The Wheel of Life or Samsara
The Wheel of Life or Samsara was designed by the Buddha Shakyamuni himself as a total explanation of Buddhist teaching. It is one of the earliest historical examples of a visual aid used in teaching to explain the workings of karma.
The Wheel of Life or Samsara is one of the most profound of all the Buddhist teachings for its’ encapsulates. Furthermore, the primary and advanced teachings of Buddhism regarding the subtle realities of life in its reincarnating principles and environments. It contains all the essential teachings of Buddhism. Moreover, it is a most profound instrument of teaching and depiction of the interrelated doctrines of Buddhism. Samsara is often painted at the gate of all the Buddhist Monasteries. The wheel of life is, in fact, a mirror. When we look at it or into it we are in effect looking at ourselves.
We see ourselves in the picture, our heights
The wheel of life has four parts:
The First Circle:
In the center circle, you can see a pigeon which represents desire. A snake which represents hatred and a pig which represent ignorance. These are the root or the cause of suffering in Samsara. These animals are used in the picture because they best represent the animal-like tendencies in our mind. As a result of the mind, it
Desire can have both a negative and positive expression. Here we are concerned with its negative aspect which is rooted in Greed, Hatred
The second circle
The second circle is divided into a white path and black path. This circle
In conclusion, depending on our motivation towards acting with Awareness and compassion, or with a
The third circle
The third circle has six parts which are the six realms. The upper three include the god realms, demi-god realms
This is quite true but there is more to the symbolism of the six segments of the third circle than just this. The six segments of the third circle also represent six states of mind which we can experience here and now, in our present human existence. Sometimes we can experience these states of mind so strongly that for the time being, we seem actually to be living in another world, in heaven or in hell, or among the hungry ghosts etc. It is possible therefore to experience them almost as states of being, rather than just as states of mind. So we can look at each of the six words in this light, as states of mind as well as states of being.
The fourth or the last circle
The fourth or the last circle shows the 12 links of dependent-origination. The wrathful figure that holds the wheel is Yama or the lord of death and it represents impermanence of life. The Buddha taught that if we practice the Dharma we can free ourselves from this wheel of life and attain true happiness; which means to escape the cycle of Samsara.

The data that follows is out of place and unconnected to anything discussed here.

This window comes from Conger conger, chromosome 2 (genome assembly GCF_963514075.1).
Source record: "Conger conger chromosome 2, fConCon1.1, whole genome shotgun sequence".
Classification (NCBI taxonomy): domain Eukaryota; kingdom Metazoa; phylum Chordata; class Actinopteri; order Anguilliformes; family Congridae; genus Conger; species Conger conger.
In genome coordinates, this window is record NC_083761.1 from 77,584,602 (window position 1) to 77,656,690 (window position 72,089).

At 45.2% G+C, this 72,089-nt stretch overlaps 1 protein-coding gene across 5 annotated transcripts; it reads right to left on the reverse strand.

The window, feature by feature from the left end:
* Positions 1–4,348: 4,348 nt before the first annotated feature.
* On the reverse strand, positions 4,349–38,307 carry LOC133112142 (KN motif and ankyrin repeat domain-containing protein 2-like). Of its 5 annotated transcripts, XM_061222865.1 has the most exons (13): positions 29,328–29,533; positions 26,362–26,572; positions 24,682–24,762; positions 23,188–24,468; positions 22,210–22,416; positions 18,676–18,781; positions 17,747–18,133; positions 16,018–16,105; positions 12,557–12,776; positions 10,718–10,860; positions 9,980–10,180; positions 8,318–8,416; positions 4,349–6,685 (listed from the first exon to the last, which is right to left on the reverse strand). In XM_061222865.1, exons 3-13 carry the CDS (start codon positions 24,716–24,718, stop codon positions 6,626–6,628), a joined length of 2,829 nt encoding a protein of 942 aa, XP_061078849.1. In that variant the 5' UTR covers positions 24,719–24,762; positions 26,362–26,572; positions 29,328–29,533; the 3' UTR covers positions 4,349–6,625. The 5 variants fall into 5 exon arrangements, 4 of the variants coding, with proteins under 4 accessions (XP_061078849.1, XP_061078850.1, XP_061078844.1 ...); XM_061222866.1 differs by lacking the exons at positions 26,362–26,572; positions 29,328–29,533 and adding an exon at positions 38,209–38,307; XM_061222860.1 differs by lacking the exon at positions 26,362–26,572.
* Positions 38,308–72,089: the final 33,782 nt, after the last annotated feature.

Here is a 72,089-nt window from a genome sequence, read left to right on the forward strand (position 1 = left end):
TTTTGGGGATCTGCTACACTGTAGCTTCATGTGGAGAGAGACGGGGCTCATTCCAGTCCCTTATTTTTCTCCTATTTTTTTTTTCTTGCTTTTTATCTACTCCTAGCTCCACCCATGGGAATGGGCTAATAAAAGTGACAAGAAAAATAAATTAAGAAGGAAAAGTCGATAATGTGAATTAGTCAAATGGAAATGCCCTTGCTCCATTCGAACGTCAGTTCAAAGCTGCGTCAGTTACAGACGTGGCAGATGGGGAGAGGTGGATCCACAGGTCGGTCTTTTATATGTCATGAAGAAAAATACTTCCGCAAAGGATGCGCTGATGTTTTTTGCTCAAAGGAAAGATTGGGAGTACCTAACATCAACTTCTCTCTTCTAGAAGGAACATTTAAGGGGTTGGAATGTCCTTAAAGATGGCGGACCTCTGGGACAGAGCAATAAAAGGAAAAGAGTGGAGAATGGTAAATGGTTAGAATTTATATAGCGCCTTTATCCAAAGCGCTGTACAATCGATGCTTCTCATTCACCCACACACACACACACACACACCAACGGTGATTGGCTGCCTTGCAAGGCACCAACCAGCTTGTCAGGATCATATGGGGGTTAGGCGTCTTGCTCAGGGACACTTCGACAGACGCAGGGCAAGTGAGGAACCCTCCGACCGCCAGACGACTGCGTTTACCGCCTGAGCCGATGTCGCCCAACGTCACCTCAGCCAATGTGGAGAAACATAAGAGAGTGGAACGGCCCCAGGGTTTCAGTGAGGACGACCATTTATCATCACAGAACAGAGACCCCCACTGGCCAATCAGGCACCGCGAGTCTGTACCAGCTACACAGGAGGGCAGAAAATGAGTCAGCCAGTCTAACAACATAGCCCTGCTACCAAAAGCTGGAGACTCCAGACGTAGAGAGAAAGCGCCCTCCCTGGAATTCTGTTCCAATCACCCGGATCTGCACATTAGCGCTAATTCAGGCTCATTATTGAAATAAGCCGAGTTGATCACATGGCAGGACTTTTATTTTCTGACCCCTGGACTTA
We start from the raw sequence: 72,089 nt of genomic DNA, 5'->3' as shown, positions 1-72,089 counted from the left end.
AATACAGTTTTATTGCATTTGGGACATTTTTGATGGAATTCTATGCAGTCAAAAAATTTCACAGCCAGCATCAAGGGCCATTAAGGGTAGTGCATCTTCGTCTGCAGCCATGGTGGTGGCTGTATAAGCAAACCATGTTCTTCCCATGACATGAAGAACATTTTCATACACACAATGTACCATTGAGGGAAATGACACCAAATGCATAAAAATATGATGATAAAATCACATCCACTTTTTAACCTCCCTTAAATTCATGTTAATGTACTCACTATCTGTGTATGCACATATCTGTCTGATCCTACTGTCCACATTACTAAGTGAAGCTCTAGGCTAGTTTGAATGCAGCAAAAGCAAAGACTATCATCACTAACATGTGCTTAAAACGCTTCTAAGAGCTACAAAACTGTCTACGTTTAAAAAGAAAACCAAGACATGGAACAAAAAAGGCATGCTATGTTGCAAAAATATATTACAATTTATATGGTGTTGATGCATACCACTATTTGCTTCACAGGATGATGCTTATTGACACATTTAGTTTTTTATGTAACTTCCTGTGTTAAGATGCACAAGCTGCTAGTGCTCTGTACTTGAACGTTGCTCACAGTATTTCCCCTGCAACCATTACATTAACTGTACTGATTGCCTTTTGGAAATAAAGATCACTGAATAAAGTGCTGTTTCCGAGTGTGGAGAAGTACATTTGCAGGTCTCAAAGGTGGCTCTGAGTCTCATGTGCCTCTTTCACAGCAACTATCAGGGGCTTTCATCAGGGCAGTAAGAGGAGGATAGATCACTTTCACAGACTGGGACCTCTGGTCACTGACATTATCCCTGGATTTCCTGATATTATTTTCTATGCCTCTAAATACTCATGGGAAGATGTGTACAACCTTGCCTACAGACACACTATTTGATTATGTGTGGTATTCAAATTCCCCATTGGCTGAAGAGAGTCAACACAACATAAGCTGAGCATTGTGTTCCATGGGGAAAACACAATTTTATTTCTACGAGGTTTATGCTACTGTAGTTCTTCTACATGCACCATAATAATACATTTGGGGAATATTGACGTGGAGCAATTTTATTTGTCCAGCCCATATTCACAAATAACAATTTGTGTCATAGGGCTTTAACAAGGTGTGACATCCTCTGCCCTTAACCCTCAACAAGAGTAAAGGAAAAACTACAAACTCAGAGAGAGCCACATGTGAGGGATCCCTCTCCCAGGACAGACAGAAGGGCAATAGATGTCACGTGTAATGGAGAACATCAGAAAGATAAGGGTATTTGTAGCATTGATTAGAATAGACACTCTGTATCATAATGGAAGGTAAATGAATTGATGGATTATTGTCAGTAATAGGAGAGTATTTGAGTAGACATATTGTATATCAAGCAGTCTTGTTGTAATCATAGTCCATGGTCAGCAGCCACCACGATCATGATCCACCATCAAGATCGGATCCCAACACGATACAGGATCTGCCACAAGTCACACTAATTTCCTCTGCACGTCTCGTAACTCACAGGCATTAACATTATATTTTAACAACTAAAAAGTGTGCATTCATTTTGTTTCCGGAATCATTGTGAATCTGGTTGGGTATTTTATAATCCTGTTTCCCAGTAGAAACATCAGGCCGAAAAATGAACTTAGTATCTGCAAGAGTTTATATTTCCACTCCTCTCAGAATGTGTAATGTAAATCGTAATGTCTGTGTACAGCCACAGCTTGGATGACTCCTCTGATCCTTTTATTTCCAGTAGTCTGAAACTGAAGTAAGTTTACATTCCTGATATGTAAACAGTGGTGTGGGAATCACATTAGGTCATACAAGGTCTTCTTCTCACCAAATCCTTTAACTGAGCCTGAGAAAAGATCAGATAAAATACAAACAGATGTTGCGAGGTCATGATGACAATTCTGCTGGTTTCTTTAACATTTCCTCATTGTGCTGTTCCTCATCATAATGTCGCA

The Twelve Links of Dependent-Origination The cycle of dependent origination is at the heart of Buddhist teaching that all things are impermanent and nothing has an inherent existence apart from other causes and conditions. The twelve link cycle is illustrated as the outer most ring on the Wheel of Life often drawn in the entrance to many monasteries
.1. Just to the right of the top is a blind man with a walking-stick, representing ignorance of the true nature of the world.
2. Moving clockwise, a potter
3. The monkey climbing a tree represents consciousness or the mind which wanders aimlessly and out of control.
4. Consciousness gives rise to name and form, which is symbolized by people travelling in a boat on the river of life.
5. The next link is an empty house, the doors and windows of which symbolize the developing sense organs. Buddha noted six senses of sight, smell, taste, hearing, touch and thought.
6. The six senses allow us to have contact with the world, which is symbolized by lovers embracing.
7. From contact arise feelings, which we categorize as pleasant, unpleasant, or neutral. Feelings are represented on the wheel as an arrow piercing the eye.
8. From feelings arises desire or attachment to pleasant feelings and experiences, symbolized by a couple falling in love or a man.
9. Desire or attachment leads to grasping for an object of desire, symbolized by a monkey picking fruit.
10. From grasping arises existence represented by a man and a woman making love.
11. Existence culminates in birth (entry into the human realm), which is symbolized by a woman in childbirth.
12. Birth naturally leads to aging and death which is symbolized by an old man carrying a burden. !
You will notice the Wheel of Life and Samsara in all the Buddhist monasteries, temples and hotels in Tibet.